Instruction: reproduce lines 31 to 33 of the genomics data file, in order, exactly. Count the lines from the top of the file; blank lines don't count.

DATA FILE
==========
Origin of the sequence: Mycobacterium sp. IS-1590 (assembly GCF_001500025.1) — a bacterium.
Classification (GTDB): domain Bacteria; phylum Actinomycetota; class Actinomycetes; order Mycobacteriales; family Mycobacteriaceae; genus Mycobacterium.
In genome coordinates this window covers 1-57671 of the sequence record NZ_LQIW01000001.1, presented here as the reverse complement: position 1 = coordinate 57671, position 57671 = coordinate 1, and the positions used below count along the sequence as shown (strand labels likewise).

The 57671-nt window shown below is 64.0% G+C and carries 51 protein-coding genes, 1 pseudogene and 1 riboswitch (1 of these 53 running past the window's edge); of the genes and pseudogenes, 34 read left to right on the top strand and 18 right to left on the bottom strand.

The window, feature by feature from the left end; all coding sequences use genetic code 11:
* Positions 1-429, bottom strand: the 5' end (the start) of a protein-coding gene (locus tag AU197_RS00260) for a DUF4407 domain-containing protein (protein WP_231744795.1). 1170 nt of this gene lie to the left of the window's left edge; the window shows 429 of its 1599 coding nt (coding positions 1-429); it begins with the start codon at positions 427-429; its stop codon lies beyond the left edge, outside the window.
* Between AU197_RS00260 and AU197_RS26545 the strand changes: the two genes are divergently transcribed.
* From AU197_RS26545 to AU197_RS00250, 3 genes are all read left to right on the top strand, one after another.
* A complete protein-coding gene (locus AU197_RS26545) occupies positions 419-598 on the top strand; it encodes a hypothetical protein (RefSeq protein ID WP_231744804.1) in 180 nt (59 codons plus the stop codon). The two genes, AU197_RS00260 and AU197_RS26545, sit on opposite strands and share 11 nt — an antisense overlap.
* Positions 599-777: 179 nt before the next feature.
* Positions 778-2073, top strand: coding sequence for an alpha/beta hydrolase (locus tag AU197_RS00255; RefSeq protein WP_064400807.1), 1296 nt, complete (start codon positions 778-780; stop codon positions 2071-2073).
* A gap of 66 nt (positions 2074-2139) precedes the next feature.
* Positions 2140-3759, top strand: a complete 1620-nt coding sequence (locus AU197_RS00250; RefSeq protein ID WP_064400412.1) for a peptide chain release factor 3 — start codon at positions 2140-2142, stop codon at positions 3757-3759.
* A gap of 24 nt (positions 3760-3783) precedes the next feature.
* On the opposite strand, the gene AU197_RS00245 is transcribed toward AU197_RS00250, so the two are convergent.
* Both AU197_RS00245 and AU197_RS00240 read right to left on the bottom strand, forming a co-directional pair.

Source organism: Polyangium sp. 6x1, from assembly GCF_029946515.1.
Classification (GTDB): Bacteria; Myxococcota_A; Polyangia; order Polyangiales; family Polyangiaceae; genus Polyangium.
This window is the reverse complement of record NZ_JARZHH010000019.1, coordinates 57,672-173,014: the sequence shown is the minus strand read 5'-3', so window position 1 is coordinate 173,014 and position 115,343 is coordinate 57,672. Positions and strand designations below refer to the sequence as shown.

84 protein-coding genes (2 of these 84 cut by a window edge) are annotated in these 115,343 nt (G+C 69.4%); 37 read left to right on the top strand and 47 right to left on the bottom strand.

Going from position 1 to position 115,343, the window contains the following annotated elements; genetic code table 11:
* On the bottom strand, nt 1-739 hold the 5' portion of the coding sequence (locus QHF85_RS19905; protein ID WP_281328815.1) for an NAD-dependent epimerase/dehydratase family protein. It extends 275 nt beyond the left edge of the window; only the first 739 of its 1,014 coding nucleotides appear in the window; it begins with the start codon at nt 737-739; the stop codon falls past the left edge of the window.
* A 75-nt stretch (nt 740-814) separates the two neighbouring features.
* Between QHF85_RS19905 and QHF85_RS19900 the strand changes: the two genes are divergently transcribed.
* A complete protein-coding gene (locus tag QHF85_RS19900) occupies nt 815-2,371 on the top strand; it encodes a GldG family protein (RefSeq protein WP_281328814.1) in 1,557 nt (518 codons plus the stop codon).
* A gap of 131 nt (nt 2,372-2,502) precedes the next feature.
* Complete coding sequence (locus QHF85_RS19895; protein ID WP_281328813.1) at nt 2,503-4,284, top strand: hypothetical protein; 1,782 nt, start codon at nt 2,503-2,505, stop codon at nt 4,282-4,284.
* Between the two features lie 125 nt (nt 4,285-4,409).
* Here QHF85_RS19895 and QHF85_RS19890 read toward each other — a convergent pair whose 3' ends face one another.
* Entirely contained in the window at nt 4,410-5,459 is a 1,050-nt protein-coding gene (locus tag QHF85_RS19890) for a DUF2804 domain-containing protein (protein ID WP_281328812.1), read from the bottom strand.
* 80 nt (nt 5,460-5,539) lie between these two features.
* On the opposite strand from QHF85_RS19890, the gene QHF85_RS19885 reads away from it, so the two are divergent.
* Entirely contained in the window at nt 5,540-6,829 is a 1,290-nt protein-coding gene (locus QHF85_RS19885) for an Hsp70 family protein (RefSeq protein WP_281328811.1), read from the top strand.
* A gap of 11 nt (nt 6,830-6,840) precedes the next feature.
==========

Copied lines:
* 80 nt (nt 5,460-5,539) lie between these two features.
* On the opposite strand from QHF85_RS19890, the gene QHF85_RS19885 reads away from it, so the two are divergent.
* Entirely contained in the window at nt 5,540-6,829 is a 1,290-nt protein-coding gene (locus QHF85_RS19885) for an Hsp70 family protein (RefSeq protein WP_281328811.1), read from the top strand.